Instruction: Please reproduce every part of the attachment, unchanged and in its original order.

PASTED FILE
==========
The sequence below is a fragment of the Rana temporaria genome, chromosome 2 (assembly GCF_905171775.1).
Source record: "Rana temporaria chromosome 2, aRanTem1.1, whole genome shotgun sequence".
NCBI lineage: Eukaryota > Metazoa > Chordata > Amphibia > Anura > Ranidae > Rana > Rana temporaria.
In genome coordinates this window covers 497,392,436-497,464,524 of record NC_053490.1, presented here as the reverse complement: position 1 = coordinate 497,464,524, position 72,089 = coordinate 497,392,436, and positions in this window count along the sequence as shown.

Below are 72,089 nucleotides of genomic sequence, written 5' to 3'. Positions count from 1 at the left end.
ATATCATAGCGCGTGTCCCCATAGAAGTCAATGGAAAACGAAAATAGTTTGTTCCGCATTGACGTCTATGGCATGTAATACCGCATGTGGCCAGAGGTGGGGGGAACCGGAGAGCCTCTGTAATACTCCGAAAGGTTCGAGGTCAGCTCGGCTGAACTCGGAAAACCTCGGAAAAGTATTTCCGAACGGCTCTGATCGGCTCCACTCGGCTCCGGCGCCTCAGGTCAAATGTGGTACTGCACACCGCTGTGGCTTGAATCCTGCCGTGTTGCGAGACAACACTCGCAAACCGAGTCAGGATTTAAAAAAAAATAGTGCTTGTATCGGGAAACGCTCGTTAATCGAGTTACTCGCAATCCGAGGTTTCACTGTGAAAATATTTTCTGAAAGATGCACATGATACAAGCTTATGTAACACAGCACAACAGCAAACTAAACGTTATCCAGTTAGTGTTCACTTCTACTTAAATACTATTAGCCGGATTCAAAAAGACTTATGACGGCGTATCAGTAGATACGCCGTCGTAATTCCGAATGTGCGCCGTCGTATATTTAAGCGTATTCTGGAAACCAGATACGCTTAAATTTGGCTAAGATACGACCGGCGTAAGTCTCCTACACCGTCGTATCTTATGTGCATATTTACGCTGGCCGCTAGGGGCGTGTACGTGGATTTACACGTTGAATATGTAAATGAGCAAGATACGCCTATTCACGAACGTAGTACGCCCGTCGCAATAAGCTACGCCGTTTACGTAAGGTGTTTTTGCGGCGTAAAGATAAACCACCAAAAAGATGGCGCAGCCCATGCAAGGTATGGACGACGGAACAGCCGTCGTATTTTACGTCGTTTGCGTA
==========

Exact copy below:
The sequence below is a fragment of the Rana temporaria genome, chromosome 2 (assembly GCF_905171775.1).
Source record: "Rana temporaria chromosome 2, aRanTem1.1, whole genome shotgun sequence".
NCBI lineage: Eukaryota > Metazoa > Chordata > Amphibia > Anura > Ranidae > Rana > Rana temporaria.
In genome coordinates this window covers 497,392,436-497,464,524 of record NC_053490.1, presented here as the reverse complement: position 1 = coordinate 497,464,524, position 72,089 = coordinate 497,392,436, and positions in this window count along the sequence as shown.

Below are 72,089 nucleotides of genomic sequence, written 5' to 3'. Positions count from 1 at the left end.
ATATCATAGCGCGTGTCCCCATAGAAGTCAATGGAAAACGAAAATAGTTTGTTCCGCATTGACGTCTATGGCATGTAATACCGCATGTGGCCAGAGGTGGGGGGAACCGGAGAGCCTCTGTAATACTCCGAAAGGTTCGAGGTCAGCTCGGCTGAACTCGGAAAACCTCGGAAAAGTATTTCCGAACGGCTCTGATCGGCTCCACTCGGCTCCGGCGCCTCAGGTCAAATGTGGTACTGCACACCGCTGTGGCTTGAATCCTGCCGTGTTGCGAGACAACACTCGCAAACCGAGTCAGGATTTAAAAAAAAATAGTGCTTGTATCGGGAAACGCTCGTTAATCGAGTTACTCGCAATCCGAGGTTTCACTGTGAAAATATTTTCTGAAAGATGCACATGATACAAGCTTATGTAACACAGCACAACAGCAAACTAAACGTTATCCAGTTAGTGTTCACTTCTACTTAAATACTATTAGCCGGATTCAAAAAGACTTATGACGGCGTATCAGTAGATACGCCGTCGTAATTCCGAATGTGCGCCGTCGTATATTTAAGCGTATTCTGGAAACCAGATACGCTTAAATTTGGCTAAGATACGACCGGCGTAAGTCTCCTACACCGTCGTATCTTATGTGCATATTTACGCTGGCCGCTAGGGGCGTGTACGTGGATTTACACGTTGAATATGTAAATGAGCAAGATACGCCTATTCACGAACGTAGTACGCCCGTCGCAATAAGCTACGCCGTTTACGTAAGGTGTTTTTGCGGCGTAAAGATAAACCACCAAAAAGATGGCGCAGCCCATGCAAGGTATGGACGACGGAACAGCCGTCGTATTTTACGTCGTTTGCGTA